ve dollars and while the advertisements had added but little, the expenses had been over twenty,—and we may wonder how it could have been done for that.
Some friends wished to assist by contribution, but the editor's self respect would not permit such action, and so ended the publication of Medford's first local paper.
The editor was evidently a man of genius, education and ability, and during that winter gave a lecture, in the Lyceum course, on Poets and Poetry, closing with an Epic on Napoleon, an original composition.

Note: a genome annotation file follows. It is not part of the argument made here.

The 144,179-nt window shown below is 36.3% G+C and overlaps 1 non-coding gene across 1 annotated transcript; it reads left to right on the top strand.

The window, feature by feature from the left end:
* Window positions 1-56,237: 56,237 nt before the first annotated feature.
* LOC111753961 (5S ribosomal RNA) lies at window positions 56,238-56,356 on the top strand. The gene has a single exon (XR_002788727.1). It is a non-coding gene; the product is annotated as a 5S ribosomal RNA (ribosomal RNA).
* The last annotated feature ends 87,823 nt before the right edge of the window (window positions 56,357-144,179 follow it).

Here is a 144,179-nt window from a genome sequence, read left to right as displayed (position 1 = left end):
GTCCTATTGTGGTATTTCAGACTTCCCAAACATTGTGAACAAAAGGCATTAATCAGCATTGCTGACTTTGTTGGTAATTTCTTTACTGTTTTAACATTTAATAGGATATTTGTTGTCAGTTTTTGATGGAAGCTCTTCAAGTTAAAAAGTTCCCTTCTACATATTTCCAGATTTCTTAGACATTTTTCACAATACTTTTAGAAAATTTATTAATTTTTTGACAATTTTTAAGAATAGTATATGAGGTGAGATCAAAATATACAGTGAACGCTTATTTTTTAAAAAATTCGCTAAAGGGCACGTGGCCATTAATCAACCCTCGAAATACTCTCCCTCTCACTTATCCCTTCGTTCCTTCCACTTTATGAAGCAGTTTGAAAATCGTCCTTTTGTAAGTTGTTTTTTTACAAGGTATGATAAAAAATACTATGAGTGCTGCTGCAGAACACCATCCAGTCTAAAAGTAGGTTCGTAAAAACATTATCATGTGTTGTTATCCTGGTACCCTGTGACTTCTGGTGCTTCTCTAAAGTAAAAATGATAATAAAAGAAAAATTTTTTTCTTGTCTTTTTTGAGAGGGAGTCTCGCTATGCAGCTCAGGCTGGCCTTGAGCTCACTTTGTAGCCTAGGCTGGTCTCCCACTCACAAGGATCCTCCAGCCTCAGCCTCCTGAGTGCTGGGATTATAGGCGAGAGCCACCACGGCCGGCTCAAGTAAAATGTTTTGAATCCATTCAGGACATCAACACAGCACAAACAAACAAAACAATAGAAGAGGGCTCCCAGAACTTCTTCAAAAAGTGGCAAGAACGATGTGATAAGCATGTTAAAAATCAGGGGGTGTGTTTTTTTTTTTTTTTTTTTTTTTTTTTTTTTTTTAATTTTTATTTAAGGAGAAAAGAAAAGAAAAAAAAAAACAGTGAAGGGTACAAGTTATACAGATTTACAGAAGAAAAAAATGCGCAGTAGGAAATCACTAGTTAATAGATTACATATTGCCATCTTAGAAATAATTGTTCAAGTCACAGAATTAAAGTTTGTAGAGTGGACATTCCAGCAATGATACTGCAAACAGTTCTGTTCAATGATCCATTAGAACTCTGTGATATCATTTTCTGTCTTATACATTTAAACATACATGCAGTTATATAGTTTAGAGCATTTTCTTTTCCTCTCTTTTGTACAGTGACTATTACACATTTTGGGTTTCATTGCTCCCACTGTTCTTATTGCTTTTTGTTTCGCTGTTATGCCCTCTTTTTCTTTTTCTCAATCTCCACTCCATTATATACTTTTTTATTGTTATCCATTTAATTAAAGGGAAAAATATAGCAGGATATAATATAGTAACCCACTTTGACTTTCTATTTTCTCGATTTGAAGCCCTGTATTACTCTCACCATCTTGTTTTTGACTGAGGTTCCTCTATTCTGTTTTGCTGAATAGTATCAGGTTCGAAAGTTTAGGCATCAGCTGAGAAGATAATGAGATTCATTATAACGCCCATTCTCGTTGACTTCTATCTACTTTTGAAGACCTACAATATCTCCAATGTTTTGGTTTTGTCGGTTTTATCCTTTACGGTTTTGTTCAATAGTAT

Like another editor we know, he sometimes found it needful to find subject matter and copy.
Number 1 contains his poem, Old Oscar and His Sons.
He remarked in his lecture:—
I've always found the same old hen Who'd peck for one, could peck for ten,
But peck and scratch as well as editor may, subscribers need to be multiplied by ten (and this applies to the Register as well) to make any publication successful.
Mr. Moody, the publisher, also was the auth